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Rays vs. Jays, game 4 recap: Eight more years

Brian Blanco

You may have been wondering how Chris Archer would react to pitching with his first major league contract. He's an emotional guy, so you might have worried that he'd be a bit too pumped; that he'd lose track of his release point, yank pitches, and generally display the downside he showed at times in the minors. Let's go ahead and put that story line to rest now. Archer may never be a control artist, and he did walk two batters over six innings (striking out seven), but he was perfectly composed from start to finish. What's more, he used his two plus-plus pitches, that mid-90s fastball with elite run and that super-hard, biting slider like a ten-year veteran, moving them around the strikezone, in and out, up and down, with either pitch available in any count. It was the type of performance that can make a fan believe in two option years.

The Rays got on the board first when, with two outs in the bottom of the second inning, Matt Joyce pulled a Brandon Morrow slider over the shift and into the right-field corner for a double. Ryan Hanigan quickly got down 0-2, but displayed his solid plate discipline by holding up on the next three balls to pull the count full. He was rewarded with an elevated fastball that he grounded up the middle. Joyce ran hard and scored easily.

In the top of the third, Archer got into a little bit of trouble when his fastball caught too much of the plate against the leadoff man, Cesar Izturis, and Izturis lined it back up the middle hard for a single. The Jays then proceeded to win the small-ball battle, with Izturis stealing second (Hanigan’s throw had just a bit too much of a hop for Yunel Escobar to be able to apply a quick tag).

The Rays now pulled their infield in, and while the move paid off, it was very close to costing them. Melky Cabrera hit a ground ball just to the left of second base. Escobar only had time to take one step to his left and dive, snagging the ball cleanly. He looked Izturis back to third and threw Cabrera out. It was a sure out with the infield normally positioned, but a brilliant one with the shortstop pulled in. Archer finished off the inning by taking Colby Rasmus to school with four 95+ mph fastballs on the outside corner, and then a slider on the inside. With that setup, and with that slider, as soon as Archer executed the pitch, Rasmus had no chance.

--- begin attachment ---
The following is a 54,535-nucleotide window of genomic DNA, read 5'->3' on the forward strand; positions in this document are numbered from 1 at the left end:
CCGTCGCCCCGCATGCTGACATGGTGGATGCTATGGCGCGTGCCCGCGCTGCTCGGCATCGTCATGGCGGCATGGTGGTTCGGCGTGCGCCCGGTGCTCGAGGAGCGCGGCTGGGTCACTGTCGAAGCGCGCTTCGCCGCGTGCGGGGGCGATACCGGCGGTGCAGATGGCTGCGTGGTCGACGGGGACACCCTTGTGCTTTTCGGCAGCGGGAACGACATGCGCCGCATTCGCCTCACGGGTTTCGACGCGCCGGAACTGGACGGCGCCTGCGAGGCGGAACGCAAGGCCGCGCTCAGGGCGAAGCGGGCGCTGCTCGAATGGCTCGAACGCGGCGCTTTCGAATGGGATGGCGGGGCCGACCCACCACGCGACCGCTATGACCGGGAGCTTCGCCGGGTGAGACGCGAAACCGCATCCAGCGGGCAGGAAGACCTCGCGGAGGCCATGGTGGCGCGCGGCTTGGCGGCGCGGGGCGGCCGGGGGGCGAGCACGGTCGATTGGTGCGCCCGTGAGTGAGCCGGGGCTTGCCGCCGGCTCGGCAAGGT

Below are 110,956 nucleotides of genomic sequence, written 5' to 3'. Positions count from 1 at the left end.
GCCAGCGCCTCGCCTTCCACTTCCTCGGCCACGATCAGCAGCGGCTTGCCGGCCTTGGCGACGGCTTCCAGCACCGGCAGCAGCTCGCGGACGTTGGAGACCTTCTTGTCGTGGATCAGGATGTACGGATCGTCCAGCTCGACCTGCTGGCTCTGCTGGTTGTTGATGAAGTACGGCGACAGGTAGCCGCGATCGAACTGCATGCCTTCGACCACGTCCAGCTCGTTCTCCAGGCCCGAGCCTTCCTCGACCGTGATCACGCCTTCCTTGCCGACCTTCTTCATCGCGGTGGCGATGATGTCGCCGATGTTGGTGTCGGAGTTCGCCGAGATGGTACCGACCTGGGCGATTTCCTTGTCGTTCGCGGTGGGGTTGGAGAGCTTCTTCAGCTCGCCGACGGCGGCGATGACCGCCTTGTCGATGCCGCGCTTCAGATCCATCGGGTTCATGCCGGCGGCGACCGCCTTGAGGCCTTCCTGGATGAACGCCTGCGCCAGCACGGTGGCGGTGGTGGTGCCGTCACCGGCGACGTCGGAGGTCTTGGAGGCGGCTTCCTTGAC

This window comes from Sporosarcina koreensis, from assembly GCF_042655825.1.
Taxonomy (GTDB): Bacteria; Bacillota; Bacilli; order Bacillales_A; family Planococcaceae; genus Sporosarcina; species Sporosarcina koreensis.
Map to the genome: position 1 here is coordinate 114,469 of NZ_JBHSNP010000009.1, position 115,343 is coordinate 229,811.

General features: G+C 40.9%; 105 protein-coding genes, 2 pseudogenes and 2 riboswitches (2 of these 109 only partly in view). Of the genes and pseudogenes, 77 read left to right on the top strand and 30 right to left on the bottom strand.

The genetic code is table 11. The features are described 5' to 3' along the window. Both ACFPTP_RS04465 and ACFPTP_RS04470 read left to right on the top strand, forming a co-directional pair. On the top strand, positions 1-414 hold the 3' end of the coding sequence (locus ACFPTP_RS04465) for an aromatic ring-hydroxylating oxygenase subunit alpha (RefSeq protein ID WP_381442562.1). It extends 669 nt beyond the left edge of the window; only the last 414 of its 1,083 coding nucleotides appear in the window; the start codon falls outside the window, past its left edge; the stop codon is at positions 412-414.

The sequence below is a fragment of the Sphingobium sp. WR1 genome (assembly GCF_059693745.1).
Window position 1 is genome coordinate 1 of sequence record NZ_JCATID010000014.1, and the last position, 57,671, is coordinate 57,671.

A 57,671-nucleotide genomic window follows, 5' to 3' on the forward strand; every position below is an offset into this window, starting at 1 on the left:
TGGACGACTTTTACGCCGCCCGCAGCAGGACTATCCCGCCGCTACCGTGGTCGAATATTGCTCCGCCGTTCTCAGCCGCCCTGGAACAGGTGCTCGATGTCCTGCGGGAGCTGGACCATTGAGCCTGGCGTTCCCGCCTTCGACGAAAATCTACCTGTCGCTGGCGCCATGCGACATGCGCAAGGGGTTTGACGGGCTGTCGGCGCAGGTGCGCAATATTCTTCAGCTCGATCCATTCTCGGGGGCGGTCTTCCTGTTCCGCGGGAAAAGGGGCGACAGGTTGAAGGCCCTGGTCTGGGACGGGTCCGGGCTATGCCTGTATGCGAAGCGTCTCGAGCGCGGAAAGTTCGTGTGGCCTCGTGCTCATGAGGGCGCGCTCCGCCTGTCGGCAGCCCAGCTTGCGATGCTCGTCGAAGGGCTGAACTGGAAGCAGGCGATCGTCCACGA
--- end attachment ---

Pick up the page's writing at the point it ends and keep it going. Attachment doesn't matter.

The Rays offense took off in the bottom of the third. David DeJesus, playing in the designated hitter slot because of his bruised foot, hit a fly ball to right field. Jose Bautista made a very poor read, first staying put, and then trying to charge and slide for it as it fell, but the ball got past him and rolled to the wall. DeJesus was clearly hurting as he rounded second, but he chugged along to third. On the first pitch of the next at bat, Desmond Jennings hit a chopper over third base and just out of reach of the shortstop. DeJesus scored easily, and Jennings was extremely aggressive, heading for second with the ball in short left field. He might have been thrown out, but for another nifty slide. He started his slide reaching for the bag with both hands, but seeing that the tag going for his left side, he pulled his left arm back, and reached around Izturis’s mitt with his right. This is what it looks like when baseball succeeds in attracting world-class athletes to the diamond.

The aggressive baserunning paid off, as Ben Zobrist pulled a grounder  through the infield, and Jennings scored from first on the single. Evan Longoria also grounded into right field, and Zobrist was able to advance to third, from where he scored on a double play to make it a three-run inning.

The Blue Jays finally got to Archer in the top of the fourth inning. Bautista drew a walk (he was pitched pretty carefully), and then advanced to third when a fliner off the bat of Adam Lind got under the glove of a diving Desmond Jennings and rolled to the wall. Bautista really should have scored on the play, but he made it home anyway when Dionner Navarro hit a fly ball to middle center field. Jennings made the smart play with his unimpressive arm and held Lind at second.